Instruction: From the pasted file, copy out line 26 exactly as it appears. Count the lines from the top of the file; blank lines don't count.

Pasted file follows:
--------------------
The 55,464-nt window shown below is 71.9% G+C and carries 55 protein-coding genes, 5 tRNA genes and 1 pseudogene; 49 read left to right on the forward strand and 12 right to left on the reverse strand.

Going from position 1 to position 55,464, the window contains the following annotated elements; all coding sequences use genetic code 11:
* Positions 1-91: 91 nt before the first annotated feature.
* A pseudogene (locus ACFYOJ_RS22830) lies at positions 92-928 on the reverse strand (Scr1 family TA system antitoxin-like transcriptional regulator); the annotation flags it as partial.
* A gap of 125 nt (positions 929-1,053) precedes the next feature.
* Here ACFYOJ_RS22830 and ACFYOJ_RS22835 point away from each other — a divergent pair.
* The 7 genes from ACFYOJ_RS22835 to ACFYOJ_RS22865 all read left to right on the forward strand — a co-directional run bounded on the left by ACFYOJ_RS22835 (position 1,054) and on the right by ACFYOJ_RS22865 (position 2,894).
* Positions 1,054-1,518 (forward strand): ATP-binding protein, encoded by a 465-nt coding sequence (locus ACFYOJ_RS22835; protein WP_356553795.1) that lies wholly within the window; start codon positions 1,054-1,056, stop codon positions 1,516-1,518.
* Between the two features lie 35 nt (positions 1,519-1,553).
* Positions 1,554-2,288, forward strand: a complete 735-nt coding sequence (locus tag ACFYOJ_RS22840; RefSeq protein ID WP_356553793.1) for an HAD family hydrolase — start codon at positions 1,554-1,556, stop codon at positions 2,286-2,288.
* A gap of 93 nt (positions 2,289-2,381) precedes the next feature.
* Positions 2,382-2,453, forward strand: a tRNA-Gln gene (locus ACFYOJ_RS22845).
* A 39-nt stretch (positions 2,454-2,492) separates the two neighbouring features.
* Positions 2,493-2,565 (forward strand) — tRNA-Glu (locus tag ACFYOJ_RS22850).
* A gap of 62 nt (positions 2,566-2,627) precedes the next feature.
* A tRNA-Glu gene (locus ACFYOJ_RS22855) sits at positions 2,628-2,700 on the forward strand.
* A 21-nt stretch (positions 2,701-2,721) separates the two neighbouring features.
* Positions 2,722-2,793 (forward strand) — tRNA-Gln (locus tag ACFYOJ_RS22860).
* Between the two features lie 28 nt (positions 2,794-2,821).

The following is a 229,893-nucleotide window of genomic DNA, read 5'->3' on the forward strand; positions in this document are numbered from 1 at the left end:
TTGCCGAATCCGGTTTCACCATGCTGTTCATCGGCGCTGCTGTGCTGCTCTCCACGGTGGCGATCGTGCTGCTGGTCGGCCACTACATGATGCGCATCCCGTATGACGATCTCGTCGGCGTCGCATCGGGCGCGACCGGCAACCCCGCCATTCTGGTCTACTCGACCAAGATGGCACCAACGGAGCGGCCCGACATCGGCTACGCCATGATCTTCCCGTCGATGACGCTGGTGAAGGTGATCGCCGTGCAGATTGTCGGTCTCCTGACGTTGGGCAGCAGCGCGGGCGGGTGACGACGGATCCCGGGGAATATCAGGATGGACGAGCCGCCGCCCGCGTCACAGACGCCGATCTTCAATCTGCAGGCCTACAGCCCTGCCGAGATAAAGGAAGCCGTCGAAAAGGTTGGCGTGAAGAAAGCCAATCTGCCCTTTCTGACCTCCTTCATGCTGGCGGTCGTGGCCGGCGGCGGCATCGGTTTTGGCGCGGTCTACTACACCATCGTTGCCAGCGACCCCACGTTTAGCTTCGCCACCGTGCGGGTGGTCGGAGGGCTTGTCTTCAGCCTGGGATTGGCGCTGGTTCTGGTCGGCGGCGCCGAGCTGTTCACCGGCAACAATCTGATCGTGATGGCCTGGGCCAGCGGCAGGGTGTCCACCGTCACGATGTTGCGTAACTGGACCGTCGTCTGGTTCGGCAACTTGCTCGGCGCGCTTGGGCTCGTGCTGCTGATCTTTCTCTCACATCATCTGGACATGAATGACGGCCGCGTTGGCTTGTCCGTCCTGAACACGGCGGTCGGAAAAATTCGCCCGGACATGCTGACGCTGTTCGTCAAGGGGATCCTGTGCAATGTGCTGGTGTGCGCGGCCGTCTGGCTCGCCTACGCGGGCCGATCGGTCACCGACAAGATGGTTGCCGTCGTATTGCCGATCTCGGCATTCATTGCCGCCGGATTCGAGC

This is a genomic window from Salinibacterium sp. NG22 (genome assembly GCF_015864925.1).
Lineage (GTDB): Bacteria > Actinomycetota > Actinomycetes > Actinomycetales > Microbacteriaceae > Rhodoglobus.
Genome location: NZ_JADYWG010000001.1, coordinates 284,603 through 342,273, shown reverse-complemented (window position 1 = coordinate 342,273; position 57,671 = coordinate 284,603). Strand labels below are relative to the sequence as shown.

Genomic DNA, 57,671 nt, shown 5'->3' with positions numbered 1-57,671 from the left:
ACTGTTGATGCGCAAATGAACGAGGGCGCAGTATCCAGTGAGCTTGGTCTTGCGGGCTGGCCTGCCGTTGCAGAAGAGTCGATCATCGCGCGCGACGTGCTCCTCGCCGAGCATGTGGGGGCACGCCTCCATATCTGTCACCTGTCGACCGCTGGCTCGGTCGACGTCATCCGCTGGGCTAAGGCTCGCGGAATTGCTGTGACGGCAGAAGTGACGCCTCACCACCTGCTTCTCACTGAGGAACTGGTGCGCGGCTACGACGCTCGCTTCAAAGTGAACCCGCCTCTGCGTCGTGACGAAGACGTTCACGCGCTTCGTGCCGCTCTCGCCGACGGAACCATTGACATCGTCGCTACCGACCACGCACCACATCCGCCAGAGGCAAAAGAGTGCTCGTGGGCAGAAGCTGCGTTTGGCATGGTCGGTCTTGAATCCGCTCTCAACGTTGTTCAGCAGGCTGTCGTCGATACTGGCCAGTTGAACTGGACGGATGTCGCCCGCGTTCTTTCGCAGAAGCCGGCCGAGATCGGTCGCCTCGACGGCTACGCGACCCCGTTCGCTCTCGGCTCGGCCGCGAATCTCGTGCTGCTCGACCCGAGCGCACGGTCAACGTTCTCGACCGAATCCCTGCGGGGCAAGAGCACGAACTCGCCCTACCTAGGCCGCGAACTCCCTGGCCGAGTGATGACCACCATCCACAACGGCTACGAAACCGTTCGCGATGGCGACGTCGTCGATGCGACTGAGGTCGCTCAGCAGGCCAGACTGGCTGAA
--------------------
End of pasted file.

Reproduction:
ACTGTTGATGCGCAAATGAACGAGGGCGCAGTATCCAGTGAGCTTGGTCTTGCGGGCTGGCCTGCCGTTGCAGAAGAGTCGATCATCGCGCGCGACGTGCTCCTCGCCGAGCATGTGGGGGCACGCCTCCATATCTGTCACCTGTCGACCGCTGGCTCGGTCGACGTCATCCGCTGGGCTAAGGCTCGCGGAATTGCTGTGACGGCAGAAGTGACGCCTCACCACCTGCTTCTCACTGAGGAACTGGTGCGCGGCTACGACGCTCGCTTCAAAGTGAACCCGCCTCTGCGTCGTGACGAAGACGTTCACGCGCTTCGTGCCGCTCTCGCCGACGGAACCATTGACATCGTCGCTACCGACCACGCACCACATCCGCCAGAGGCAAAAGAGTGCTCGTGGGCAGAAGCTGCGTTTGGCATGGTCGGTCTTGAATCCGCTCTCAACGTTGTTCAGCAGGCTGTCGTCGATACTGGCCAGTTGAACTGGACGGATGTCGCCCGCGTTCTTTCGCAGAAGCCGGCCGAGATCGGTCGCCTCGACGGCTACGCGACCCCGTTCGCTCTCGGCTCGGCCGCGAATCTCGTGCTGCTCGACCCGAGCGCACGGTCAACGTTCTCGACCGAATCCCTGCGGGGCAAGAGCACGAACTCGCCCTACCTAGGCCGCGAACTCCCTGGCCGAGTGATGACCACCATCCACAACGGCTACGAAACCGTTCGCGATGGCGACGTCGTCGATGCGACTGAGGTCGCTCAGCAGGCCAGACTGGCTGAA